Siemens telegraph receiver, 1862.
© Science Museum / Science & Society Picture Library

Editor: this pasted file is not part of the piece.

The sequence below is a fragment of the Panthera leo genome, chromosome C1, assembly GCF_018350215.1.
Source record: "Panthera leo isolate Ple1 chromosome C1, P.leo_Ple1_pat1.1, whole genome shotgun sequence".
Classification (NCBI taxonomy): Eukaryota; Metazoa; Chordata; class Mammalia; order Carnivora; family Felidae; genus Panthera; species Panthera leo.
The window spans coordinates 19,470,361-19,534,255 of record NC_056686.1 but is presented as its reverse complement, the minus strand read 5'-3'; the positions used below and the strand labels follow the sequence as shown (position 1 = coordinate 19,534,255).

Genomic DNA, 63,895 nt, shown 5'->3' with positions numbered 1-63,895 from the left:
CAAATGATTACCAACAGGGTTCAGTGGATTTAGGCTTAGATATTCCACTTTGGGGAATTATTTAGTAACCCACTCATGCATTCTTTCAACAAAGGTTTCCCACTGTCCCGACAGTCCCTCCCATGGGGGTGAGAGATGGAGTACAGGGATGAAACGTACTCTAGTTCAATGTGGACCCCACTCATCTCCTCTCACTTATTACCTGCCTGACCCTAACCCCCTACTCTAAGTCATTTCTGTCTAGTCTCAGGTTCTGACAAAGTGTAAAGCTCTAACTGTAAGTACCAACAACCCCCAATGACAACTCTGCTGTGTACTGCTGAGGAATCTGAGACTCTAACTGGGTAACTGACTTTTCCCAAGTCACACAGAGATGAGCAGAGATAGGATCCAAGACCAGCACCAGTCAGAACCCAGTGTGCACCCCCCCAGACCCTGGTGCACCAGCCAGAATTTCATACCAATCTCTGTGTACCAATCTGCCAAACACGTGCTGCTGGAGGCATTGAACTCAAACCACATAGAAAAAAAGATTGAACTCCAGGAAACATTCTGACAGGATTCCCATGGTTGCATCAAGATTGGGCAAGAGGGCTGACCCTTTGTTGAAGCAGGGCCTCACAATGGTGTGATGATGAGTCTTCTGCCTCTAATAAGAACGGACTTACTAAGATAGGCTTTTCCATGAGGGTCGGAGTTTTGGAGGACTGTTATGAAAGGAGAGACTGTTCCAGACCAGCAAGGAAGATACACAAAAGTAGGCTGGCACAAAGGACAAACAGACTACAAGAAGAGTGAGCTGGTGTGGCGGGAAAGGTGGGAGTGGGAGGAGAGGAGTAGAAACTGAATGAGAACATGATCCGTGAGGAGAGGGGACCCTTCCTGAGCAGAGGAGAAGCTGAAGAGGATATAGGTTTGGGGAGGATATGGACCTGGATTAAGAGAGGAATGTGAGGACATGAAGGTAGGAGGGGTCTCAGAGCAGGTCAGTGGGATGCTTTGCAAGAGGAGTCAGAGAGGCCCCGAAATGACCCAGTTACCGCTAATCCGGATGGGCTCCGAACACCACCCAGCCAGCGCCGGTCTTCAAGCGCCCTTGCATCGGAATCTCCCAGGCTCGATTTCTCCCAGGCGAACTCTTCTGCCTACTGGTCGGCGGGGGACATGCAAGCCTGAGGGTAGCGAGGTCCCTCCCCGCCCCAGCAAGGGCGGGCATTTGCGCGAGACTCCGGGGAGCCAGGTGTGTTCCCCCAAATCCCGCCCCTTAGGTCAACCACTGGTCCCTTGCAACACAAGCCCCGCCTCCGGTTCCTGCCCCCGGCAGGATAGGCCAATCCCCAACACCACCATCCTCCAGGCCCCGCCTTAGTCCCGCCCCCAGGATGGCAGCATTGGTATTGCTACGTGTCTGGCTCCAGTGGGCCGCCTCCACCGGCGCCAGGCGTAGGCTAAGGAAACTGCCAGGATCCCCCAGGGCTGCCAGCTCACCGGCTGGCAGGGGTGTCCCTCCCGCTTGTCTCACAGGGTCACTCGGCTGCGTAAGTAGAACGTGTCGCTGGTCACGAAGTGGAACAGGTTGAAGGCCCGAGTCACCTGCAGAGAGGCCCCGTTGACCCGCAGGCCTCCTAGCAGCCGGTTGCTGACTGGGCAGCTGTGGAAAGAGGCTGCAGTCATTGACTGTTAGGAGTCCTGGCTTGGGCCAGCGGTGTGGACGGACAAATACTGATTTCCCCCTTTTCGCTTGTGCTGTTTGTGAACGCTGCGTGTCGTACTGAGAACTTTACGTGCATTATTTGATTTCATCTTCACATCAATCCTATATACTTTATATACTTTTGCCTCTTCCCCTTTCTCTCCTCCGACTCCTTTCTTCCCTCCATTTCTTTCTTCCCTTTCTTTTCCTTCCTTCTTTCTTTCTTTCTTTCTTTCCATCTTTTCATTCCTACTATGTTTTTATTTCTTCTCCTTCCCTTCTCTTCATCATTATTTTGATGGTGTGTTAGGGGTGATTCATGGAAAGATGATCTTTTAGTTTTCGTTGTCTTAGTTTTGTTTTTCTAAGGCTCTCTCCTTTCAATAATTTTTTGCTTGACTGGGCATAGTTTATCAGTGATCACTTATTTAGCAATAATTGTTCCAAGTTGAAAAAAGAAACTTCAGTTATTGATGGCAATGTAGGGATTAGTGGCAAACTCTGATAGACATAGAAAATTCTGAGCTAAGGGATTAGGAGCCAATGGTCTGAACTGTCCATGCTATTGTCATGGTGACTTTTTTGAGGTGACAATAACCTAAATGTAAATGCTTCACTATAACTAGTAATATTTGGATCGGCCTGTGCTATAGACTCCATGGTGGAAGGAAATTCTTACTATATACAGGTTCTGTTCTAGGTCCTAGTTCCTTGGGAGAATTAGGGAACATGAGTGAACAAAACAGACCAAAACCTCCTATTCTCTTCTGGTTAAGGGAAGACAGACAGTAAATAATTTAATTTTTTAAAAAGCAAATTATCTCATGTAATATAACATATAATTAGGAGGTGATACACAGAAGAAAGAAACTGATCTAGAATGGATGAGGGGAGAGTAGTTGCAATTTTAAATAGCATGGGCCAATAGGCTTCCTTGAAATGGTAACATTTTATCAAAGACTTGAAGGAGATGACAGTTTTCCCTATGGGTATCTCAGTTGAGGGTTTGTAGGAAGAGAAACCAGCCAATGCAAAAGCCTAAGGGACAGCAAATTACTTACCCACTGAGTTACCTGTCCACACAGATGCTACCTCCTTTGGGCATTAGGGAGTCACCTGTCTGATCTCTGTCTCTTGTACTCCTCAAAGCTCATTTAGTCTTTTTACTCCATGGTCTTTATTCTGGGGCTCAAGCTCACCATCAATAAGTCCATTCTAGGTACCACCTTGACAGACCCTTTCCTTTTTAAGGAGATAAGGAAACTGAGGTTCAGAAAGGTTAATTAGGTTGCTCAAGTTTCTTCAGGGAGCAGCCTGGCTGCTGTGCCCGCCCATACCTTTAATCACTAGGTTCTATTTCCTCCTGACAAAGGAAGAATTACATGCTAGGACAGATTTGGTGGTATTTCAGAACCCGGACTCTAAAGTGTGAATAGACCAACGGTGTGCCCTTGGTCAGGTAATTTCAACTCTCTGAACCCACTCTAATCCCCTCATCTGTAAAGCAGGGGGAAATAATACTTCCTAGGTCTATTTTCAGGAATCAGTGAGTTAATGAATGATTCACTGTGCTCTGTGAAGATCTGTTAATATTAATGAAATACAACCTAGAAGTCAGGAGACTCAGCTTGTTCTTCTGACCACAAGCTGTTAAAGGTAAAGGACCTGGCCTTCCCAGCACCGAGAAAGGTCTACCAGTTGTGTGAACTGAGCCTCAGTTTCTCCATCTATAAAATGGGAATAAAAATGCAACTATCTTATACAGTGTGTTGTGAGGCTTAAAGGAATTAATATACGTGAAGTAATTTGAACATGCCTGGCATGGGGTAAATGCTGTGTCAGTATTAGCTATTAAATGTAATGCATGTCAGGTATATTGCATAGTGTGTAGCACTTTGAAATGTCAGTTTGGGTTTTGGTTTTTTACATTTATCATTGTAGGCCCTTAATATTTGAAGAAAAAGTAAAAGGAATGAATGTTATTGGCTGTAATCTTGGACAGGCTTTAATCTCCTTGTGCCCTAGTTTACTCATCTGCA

This receiver printed the dots and dashes of Morse code onto paper tape. The telegraph's electric current would energise the receiver's twin electromagnets, which in turn attracted an iron bar operating a system of levers. It was these levers that forced the paper tape against an inking wheel, thus producing the code. A small flow of current made a short line or 'dot'; whereas a current 3 times as long made the 'dash'. However, the machine needed trained operators to decode the mesages.